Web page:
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The Dresden Files: Storm Front, Volume 1: The Gathering Storm (The Dresden Files Graphic Novels)

4.36 of 5 stars 4.36  ·  rating details  ·  10,126 ratings  ·  162 reviews
A graphic novel based on the bestselling Harry Dresden books by Jim Butcher!

If circumstances surrounding a crime defy the ordinary and evidence points to a suspect who is anything but human, the men and women of the Chicago Police Department call in the one guy who can handle bizarre and often brutal phenomena. Harry Dresden is a wizard who knows firsthand that the everyda
Hardcover, 128 pages
Published June 2nd 2009 by Del Rey/Dabel Brothers
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Community Reviews

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Great, as expected. Now off to Vol. 2.
 Danielle The Book Huntress (Self-Proclaimed Book Ninja)
One might think, why read a graphic novel version of a prose novel? I was one of those who asked that question. I am eating my words now. I can see why. While I tend to visualize the books I read as movies playing in my head in full color, it's still a pleasure to see how the author's imagery is brought to life as they work with the graphic novel artists and writers.

Harry doesn't quite look like my version in my head, but it's awesome to see how Butcher himself visualizes the character. Harry'
Crystal Starr Light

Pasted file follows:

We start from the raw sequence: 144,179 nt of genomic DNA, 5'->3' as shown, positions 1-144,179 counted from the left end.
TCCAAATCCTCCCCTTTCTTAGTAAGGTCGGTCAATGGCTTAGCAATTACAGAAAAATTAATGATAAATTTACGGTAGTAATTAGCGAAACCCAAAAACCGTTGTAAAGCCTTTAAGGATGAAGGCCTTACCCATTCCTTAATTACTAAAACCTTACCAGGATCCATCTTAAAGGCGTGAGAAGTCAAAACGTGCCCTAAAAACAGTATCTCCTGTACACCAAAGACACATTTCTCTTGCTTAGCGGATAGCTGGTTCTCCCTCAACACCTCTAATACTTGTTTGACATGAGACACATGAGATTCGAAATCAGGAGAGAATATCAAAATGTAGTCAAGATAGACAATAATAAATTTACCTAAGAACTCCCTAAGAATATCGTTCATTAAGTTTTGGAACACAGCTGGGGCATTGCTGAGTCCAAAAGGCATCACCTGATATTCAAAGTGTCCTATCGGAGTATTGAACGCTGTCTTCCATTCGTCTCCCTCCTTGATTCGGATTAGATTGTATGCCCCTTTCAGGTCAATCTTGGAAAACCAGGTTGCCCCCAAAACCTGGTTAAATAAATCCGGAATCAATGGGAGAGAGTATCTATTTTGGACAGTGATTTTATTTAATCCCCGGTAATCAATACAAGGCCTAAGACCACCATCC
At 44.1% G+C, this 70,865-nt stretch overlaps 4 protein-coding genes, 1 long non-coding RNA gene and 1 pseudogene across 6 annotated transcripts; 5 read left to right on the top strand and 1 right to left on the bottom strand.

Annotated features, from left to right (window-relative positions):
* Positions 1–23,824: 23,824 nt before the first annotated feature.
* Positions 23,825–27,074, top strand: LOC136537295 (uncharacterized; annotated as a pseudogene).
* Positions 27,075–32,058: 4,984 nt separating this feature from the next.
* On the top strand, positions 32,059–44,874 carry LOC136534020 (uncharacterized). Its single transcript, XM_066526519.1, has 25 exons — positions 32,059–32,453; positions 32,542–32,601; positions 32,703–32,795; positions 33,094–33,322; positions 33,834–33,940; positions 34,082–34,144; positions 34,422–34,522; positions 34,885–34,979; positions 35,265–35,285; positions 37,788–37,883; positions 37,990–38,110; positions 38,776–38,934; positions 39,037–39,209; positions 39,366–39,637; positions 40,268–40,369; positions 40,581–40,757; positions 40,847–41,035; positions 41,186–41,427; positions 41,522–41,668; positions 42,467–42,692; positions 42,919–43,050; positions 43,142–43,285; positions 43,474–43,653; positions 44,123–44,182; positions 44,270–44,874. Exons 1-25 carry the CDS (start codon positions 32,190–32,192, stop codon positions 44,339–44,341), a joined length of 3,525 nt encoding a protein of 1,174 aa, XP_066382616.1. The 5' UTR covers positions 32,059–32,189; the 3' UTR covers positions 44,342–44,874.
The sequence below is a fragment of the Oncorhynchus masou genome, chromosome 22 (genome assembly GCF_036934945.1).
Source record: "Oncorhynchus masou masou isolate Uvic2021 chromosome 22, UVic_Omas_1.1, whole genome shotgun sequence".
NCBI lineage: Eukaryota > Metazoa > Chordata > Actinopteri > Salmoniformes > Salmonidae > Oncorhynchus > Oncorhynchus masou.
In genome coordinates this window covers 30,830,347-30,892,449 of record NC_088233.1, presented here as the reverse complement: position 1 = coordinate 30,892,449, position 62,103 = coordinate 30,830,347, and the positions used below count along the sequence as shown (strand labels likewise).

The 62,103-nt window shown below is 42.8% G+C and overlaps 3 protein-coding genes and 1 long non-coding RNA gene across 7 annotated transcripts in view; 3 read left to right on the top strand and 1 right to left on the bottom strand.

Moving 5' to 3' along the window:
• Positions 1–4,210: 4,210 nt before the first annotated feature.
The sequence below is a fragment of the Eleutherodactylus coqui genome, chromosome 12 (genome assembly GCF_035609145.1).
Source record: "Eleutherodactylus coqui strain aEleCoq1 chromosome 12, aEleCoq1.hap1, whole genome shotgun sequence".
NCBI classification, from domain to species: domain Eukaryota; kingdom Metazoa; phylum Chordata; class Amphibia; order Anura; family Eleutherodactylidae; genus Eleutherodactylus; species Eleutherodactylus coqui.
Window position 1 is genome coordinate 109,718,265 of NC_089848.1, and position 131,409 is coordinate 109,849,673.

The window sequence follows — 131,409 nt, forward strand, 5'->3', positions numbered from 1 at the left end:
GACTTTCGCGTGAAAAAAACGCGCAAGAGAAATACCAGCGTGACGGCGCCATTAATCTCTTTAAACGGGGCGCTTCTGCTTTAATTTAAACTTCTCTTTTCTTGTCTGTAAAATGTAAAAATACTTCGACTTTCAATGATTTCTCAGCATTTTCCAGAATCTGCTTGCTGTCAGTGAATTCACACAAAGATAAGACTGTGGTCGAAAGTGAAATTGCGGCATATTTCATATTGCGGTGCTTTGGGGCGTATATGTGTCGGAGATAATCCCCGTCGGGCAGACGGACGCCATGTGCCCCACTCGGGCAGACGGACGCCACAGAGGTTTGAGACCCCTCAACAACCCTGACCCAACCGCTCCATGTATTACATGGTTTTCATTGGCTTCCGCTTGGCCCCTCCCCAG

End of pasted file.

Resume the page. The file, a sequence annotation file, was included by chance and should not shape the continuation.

Harry Dresden: The only openly practicing wizard in Chicago

If you've read the book of the same name, Storm Front, you pretty much know what this is about. Here is my summary of the full-blown novel:

"Harry Dresden is the only practicing wizard in the Yellow Pages and often works with the police on their “paranormal” crimes. One day, Lieutenant Murphy calls him up and presents him with a crime scene: two dead bodies, killed in a most brutal and obviously unnatural method, which some are trying to
STORM FRONT is the first in the lengthy Harry Dresden series. This review reflects my love of all the Dresden Files Books.

I discovered The Dresden Files after I fell in love with the T.V show (which got booted after only one amazing season!) With some book series there's always one or two of the books that I don't like or enjoy less than all the others, but The Dresden Files always satisfies me with every book.

The excitement revolves around Harry Dresden, private investigator and wizard, and his
Giovanni Gelati